However, the role of Divine representative cannot be accomplished by any human being, no matter how great. It is impossible for any finite individual to fulfill such a role. The mandate to represent God was not and could not be given to anyone on the personal level. Rather, this Divine role was reserved for an entire nation, chosen to be a "kingdom of priests and a sanctified nation." Therefore, prior to introducing the second aspect of his argument, there is a prerequisite of rooting Moshe Rabbeinu firmly within the context of Knesset Yisrael. Moshe, the talented son of the anonymous "man of the house of Levi," is charged with the task of leading Benei Yisrael out of Egypt. However, it is only Moshe the son of Amram, the grandson of Levi, who is appointed by God as a Divine representative to speak to Pharaoh in the name of God.
At the end of the genealogical listing, Moshe and Aharon are introduced twice.
a) "These are Aharon and Moshe who were told by God, 'Take Benei Yisrael out of Egypt...'" (6:26). This verse refers to the political role, as leaders charged with the task of practically freeing Benei Yisrael. At this level, Aharon and Moshe are equals, and Aharon the elder is mentioned first.
b) "They are the ones who SPOKE to Pharaoh, the king of Egypt, ... they are Moshe and Aharon" (6:27). When referring to the representative role of speaking to Pharaoh, Moshe is primary. "Behold, I have made you a god to Pharaoh, and your brother Aharon shall be your prophet" (7:1).
Moshe Rabbeinu was both chosen as political leader of Benei Yisrael, and elected as messenger of God. In his first role, Moshe's leadership expresses itself in clearly defined political categories; together with Aharon, he is charged with leading Benei Yisrael out of bondage. He is unsure how he can possibly convince Pharaoh and fulfill this task, since even Benei Yisrael ignore him. In his second role, Moshe, as a manifestation of Knesset Yisrael, is messenger of God, charged to speak to Pharaoh in His holy name. He alone is given the impossible role of Divine representation. Hence, he questions the paradoxical nature of this task thrust upon him.
Nevertheless, the inscrutable will of God prevails. Moshe, as leader, rooted in his unique individual qualities, successfully leads Benei Yisrael to freedom, while Moshe, as a manifestation of Knesset Yisrael, speaks to Pharaoh in the name of God.
This understanding of the complex role with which Moshe was charged casts an illuminating light on the purpose of the ten plagues. From the pragmatic perspective, which fulfills itself in achieving the result of freedom, the comprehensive constellation of the ten plagues seems superfluous, if not absurd. Is it necessary for the Almighty to batter Pharaoh with ten separate plagues in order to emerge victorious? Was the Omnipotent unable to overpower Egypt immediately? "For now if I would stretch out my hand, I could smite you and your people with pestilence, and you would perish from the earth" (9:15). Evidently, the plagues had an additional purpose. "However, for this have I sustained you, in order to show you My power, and so that My name shall be proclaimed throughout the earth" (9:16).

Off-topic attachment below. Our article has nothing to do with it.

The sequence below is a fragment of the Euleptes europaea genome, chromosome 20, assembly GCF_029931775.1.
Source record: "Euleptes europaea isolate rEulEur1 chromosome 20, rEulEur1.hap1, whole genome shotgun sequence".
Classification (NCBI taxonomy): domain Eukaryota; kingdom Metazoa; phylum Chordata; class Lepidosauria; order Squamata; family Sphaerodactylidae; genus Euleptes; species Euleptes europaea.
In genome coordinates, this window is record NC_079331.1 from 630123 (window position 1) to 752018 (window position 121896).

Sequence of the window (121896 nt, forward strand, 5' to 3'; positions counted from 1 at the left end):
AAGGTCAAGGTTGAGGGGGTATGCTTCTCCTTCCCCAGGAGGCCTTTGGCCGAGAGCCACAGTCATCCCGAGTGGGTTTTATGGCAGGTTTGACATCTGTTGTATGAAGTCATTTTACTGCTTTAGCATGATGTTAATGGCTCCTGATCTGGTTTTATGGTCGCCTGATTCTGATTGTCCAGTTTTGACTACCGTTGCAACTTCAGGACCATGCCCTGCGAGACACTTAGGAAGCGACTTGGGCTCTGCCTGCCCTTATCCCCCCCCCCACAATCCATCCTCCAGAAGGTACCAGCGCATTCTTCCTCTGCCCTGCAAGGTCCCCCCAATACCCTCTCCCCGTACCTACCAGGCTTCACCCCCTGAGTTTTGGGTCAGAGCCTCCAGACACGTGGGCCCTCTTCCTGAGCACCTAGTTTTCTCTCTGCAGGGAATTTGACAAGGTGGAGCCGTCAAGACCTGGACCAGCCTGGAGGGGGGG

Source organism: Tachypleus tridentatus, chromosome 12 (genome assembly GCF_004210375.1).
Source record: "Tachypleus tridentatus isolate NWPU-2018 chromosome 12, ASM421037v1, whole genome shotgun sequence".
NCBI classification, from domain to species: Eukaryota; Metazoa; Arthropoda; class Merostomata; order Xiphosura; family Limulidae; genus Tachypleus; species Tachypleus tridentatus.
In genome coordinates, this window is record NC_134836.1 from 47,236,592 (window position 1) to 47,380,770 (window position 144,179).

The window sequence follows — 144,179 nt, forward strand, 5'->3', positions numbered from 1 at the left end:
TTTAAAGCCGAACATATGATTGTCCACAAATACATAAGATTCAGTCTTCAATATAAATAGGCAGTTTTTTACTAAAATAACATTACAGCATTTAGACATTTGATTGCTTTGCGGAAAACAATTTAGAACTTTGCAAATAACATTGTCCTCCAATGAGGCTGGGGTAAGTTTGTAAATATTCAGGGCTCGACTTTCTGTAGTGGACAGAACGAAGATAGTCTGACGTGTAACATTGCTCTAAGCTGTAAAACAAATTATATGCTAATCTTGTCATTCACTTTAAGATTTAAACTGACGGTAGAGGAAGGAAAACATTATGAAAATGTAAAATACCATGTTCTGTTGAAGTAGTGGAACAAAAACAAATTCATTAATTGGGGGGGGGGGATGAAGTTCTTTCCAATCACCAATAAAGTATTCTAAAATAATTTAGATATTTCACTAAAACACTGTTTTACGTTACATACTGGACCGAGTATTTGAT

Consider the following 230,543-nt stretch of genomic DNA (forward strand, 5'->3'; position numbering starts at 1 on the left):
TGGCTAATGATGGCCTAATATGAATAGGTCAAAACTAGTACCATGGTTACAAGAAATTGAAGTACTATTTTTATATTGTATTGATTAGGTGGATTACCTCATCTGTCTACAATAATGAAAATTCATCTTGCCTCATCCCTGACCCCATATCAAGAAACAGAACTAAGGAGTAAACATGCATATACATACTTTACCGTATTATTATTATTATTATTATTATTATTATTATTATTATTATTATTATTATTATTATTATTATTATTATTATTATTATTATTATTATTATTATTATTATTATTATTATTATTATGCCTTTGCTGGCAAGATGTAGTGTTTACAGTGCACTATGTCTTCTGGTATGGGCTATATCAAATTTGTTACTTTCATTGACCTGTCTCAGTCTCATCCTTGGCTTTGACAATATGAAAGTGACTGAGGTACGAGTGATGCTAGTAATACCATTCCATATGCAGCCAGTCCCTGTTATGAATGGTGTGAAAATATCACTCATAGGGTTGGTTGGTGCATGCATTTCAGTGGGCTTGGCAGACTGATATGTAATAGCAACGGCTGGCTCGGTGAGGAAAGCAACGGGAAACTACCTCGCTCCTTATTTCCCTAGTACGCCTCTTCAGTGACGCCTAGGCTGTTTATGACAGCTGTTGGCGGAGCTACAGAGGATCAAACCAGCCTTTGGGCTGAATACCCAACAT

The dramatic battle between Pharaoh and Moshe was waged on two fronts. One front concerned itself with political sovereignty over Benei Yisrael. The issue of freedom or slavery hung in the balance. On the second front, Benei Yisrael were only incidentally involved. The subject was of a cosmic-religious nature: who controlled the fate of Benei Yisrael? In the haftara, we read: "And the land of Egypt shall be desolate and waste, and they shall know that I am God, because he (Pharaoh) has said: The river is mine, and I have made it" (Yechezkel 29:9). Pharaoh deified himself. He considered himself not only master of the Israelite slaves, but their lord as well. He demanded their worship along with their labor. The phrase, "Thus says Pharaoh" (5:10), in response to "Thus says God," is both striking and instructive.
Until chapter 6 of Shemot, the main focus is the issue of slavery. Moshe and Aharon, the leaders of the people, demand a limited form of freedom. They are met with scorn and abuse, both by Pharaoh as well as by Benei Yisrael. In the following chapter, a new front is opened in the Moshe-Pharaoh confrontation. Benei Yisrael are demoted to a secondary role, as God begins to smite Pharaoh and Egypt. Moshe is charged with speaking to Pharaoh in HIS name.
At this point, the plagues begin. They are not meant to overpower Pharaoh or to conquer Egypt. Rather, the purpose is to prove beyond a doubt the absolute existence, omnipotence and omniscience of the Lord, God of Israel. "Thus says God: With this you will know that I am the Lord" (7:17). "So that you should know that I am God in the midst of the earth" (8:18). "So that you should know that there is none like Me in all the earth" (9:14). (See Ramban 13:16.)
Moshe's subsequent career should be viewed from this dual perspective. We find that Korach's attack on the authority of Moshe is automatically translated as a rejection of God. "Therefore you and your company are gathered against God" (Bamidbar 16:11). Moshe did not serve only as the political leader - "And he was a king in Yeshurun" (Devarim 33:5, see Ibn Ezra) - but was a prophet as well, who delivered the infinite word of God to Benei Yisrael. Moshe's unique level of prophecy was rooted in his special status as divine representative. As the Torah concludes,
"And there never arose in Israel a prophet like Moshe, whom God knew face to face, in all the signs and the wonders, which God sent him to do in the land of Egypt, to Pharaoh and to all his servants, and in all the mighty hand and great awe that Moshe performed in the sight of all Israel."
FOR FURTHER STUDY:
- See the concluding verse of the genealogical section of Va'era (6:28) - "And it took place on the day that God spoke to Moshe in the land of Egypt." What is the meaning of this verse?
- See 7:7 - "Moshe was eighty and Aharon eighty-three when they spoke to Pharaoh." What is the purpose of this verse and why does it appear at this place?
- The incident of the staff that turns into a serpent follows the section discussed above and precedes the first plague. What is its meaning?
- See also Rav Y. Medan's article in Alon Shevut #81.